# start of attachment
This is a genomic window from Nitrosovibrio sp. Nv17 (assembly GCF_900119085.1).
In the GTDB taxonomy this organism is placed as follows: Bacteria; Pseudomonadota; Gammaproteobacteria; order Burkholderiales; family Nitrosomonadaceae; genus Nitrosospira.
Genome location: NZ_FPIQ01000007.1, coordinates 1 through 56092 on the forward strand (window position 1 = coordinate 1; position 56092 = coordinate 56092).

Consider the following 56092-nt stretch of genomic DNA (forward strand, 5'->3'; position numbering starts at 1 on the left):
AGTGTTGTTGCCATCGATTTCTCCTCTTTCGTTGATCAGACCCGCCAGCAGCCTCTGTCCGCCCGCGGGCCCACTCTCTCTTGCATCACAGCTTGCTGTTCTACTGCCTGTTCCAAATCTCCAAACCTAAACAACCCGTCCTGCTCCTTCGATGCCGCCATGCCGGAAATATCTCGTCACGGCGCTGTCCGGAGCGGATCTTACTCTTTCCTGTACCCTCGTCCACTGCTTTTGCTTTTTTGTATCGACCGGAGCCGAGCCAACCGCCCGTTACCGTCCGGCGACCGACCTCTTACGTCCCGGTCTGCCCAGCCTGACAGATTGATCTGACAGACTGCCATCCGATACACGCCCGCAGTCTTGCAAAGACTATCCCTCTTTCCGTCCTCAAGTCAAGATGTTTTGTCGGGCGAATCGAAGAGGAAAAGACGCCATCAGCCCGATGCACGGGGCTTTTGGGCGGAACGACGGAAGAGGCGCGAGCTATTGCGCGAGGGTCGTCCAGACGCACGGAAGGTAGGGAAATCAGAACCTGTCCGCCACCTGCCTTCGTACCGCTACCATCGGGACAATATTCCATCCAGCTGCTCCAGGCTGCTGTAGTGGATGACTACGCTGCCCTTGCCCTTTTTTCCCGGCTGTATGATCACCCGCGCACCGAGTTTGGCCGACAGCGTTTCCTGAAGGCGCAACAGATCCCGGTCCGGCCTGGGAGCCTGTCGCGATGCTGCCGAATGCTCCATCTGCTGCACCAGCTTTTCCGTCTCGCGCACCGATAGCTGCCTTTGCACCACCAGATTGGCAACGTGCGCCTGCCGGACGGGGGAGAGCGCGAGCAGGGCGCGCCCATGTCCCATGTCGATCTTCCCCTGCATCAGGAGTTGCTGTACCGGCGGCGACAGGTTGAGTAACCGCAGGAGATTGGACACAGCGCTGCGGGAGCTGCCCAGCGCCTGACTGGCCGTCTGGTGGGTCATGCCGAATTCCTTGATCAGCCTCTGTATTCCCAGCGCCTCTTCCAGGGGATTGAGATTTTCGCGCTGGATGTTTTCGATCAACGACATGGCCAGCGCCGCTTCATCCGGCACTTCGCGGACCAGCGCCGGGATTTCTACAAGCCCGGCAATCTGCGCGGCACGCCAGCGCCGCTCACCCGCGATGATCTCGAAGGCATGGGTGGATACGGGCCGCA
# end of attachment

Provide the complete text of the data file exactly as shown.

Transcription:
This is a genomic window from Nitrosovibrio sp. Nv17 (assembly GCF_900119085.1).
In the GTDB taxonomy this organism is placed as follows: Bacteria; Pseudomonadota; Gammaproteobacteria; order Burkholderiales; family Nitrosomonadaceae; genus Nitrosospira.
Genome location: NZ_FPIQ01000007.1, coordinates 1 through 56092 on the forward strand (window position 1 = coordinate 1; position 56092 = coordinate 56092).

Consider the following 56092-nt stretch of genomic DNA (forward strand, 5'->3'; position numbering starts at 1 on the left):
AGTGTTGTTGCCATCGATTTCTCCTCTTTCGTTGATCAGACCCGCCAGCAGCCTCTGTCCGCCCGCGGGCCCACTCTCTCTTGCATCACAGCTTGCTGTTCTACTGCCTGTTCCAAATCTCCAAACCTAAACAACCCGTCCTGCTCCTTCGATGCCGCCATGCCGGAAATATCTCGTCACGGCGCTGTCCGGAGCGGATCTTACTCTTTCCTGTACCCTCGTCCACTGCTTTTGCTTTTTTGTATCGACCGGAGCCGAGCCAACCGCCCGTTACCGTCCGGCGACCGACCTCTTACGTCCCGGTCTGCCCAGCCTGACAGATTGATCTGACAGACTGCCATCCGATACACGCCCGCAGTCTTGCAAAGACTATCCCTCTTTCCGTCCTCAAGTCAAGATGTTTTGTCGGGCGAATCGAAGAGGAAAAGACGCCATCAGCCCGATGCACGGGGCTTTTGGGCGGAACGACGGAAGAGGCGCGAGCTATTGCGCGAGGGTCGTCCAGACGCACGGAAGGTAGGGAAATCAGAACCTGTCCGCCACCTGCCTTCGTACCGCTACCATCGGGACAATATTCCATCCAGCTGCTCCAGGCTGCTGTAGTGGATGACTACGCTGCCCTTGCCCTTTTTTCCCGGCTGTATGATCACCCGCGCACCGAGTTTGGCCGACAGCGTTTCCTGAAGGCGCAACAGATCCCGGTCCGGCCTGGGAGCCTGTCGCGATGCTGCCGAATGCTCCATCTGCTGCACCAGCTTTTCCGTCTCGCGCACCGATAGCTGCCTTTGCACCACCAGATTGGCAACGTGCGCCTGCCGGACGGGGGAGAGCGCGAGCAGGGCGCGCCCATGTCCCATGTCGATCTTCCCCTGCATCAGGAGTTGCTGTACCGGCGGCGACAGGTTGAGTAACCGCAGGAGATTGGACACAGCGCTGCGGGAGCTGCCCAGCGCCTGACTGGCCGTCTGGTGGGTCATGCCGAATTCCTTGATCAGCCTCTGTATTCCCAGCGCCTCTTCCAGGGGATTGAGATTTTCGCGCTGGATGTTTTCGATCAACGACATGGCCAGCGCCGCTTCATCCGGCACTTCGCGGACCAGCGCCGGGATTTCTACAAGCCCGGCAATCTGCGCGGCACGCCAGCGCCGCTCACCCGCGATGATCTCGAAGGCATGGGTGGATACGGGCCGCA